By Carol Frenier
Supreme Court Justice Kennedy leaves behind a complex legacy. Some argue that his decisions have been inconsistent. Take, for example, Obergerfell v. Hodges on gay marriage and Masterpiece Cakeshop v. Colorado Civil Rights Commission — the case of the baker who declined to bake a wedding cake for a gay couple. The first upheld the right of gay and lesbian couples to marry and enjoy all the benefits thereof. The second scolded the Colorado Civil Rights Commission for its hostility to the baker’s religious belief that a marriage is between and man and a woman.
On the surface these two decisions seem inconsistent, but they actually share a common perspective. They both put restrictions on government interference with individual lives. In the case of gay marriage, the court ruled that government could not prohibit gays and lesbians from marrying. In the baker case, the court ruled that it was not the government’s business to maintain a point of view on whether gay marriage is good or bad.
Legally this is called “viewpoint discrimination” — new to me, but apparently not to the courts. In September 2017, Kevin Francis O’Neill explained what this means in the First Amendment Encyclopedia.
“If an ordinance banned all speech on the Iraq War, it would be a content-based regulation. But if the ordinance banned only speech that criticized the war, it would be a viewpoint-based regulation.
“Because the government is essentially taking sides in a debate when it engages in viewpoint discrimination, the Supreme Court has held viewpoint-based restrictions to be especially offensive to the First Amendment. Such restrictions are treated as presumptively unconstitutional.”
The Colorado Civil Rights Commission was guilty of viewpoint discrimination because it expressed contempt for the baker’s viewpoint but not for the viewpoint of other bakers who declined to make cakes for other reasons. Without realizing it, the commission conflated the rights of gay people under the law (to marry, to be served in a public restaurant, etc.) with the commission members’ personal beliefs that gay marriage was a good thing and that a Christian taking exception to that belief was guilty of discrimination. The court ruled that it was not the government’s prerogative to judge the validity of the baker’s viewpoint. Such a judgment was itself discrimination — viewpoint discrimination.
If the baker had treated the gay couple rudely, or refused to sell generic bakery products to them simply because they were gay, this would be a very different story. In fact, if the commission had ruled uniformly that a baker either had the right to decline to make a custom cake for any reason, or was required to make a custom cake for any reason, this could also have been a very different story.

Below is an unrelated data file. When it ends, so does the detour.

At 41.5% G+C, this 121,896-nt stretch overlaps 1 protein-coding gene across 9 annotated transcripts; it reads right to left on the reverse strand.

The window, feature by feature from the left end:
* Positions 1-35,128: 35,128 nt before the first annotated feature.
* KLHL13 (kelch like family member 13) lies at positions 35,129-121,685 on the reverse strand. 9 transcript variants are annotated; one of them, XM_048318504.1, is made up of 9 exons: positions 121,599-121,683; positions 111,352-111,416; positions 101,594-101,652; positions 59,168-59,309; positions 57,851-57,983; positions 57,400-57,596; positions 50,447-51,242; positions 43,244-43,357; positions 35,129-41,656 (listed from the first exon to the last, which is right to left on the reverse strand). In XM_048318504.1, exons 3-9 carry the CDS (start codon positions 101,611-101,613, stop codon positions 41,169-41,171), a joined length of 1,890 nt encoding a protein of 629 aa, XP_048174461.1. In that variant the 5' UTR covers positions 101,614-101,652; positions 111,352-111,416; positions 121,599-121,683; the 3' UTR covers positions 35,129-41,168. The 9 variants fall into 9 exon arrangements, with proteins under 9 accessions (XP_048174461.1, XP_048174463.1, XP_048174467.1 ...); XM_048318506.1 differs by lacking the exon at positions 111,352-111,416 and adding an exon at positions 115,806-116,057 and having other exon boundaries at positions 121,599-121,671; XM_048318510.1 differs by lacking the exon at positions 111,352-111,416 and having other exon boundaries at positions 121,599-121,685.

So, how does viewpoint discrimination apply to other situations in our society? One clear possibility is our public schools. It is almost impossible for an educational system not to be guilty of viewpoint discrimination to some degree. Education is, after all, in the business of teaching about ideas. And ideas generate judgments and disagreements. In a time such as ours, with such intense political polarization, this becomes more pronounced and the source of serious tensions within the population.
People of a certain age only need to look back to the early 1960s to see an educational system that leaned right, complete with daily Bible readings and pledges of allegiance to the flag. I have heard some who remember that era actually say that at least one of Vermont’s independent schools was formed by parents who were not happy with the viewpoint of the schools of that time period.
Today, we are in the opposite situation. It might come as a surprise to liberal parents, for example, that conservative parents object to their children being taught to disrespect their country and the capitalist system that built it, or to treat climate change as dogma rather than debatable theory, or to believe that gender fluidity is a reality not subject to legitimate disagreement, and that sexual self-expression is the pinnacle of freedom. Keep in mind that disagreeing with today’s prevailing views routinely gets you labeled a bigot, just as it got you labeled un-American in the 1950s.
This tendency toward viewpoint discrimination in schools is actually one of the best arguments for school choice. School choice would allow parents and communities to reclaim control over content in their schools. It might also allow schools to refocus on the more politically neutral areas of core knowledge: literacy, numeracy, history and civics, science, and the arts — all those subjects that are so watered down and diffused in current curricula, and which parents so want for their children as they enter the real world of work and higher education.
Carol Frenier is a business owner living in Chelsea, Vermont, and the chair of the Orange County Republican Committee.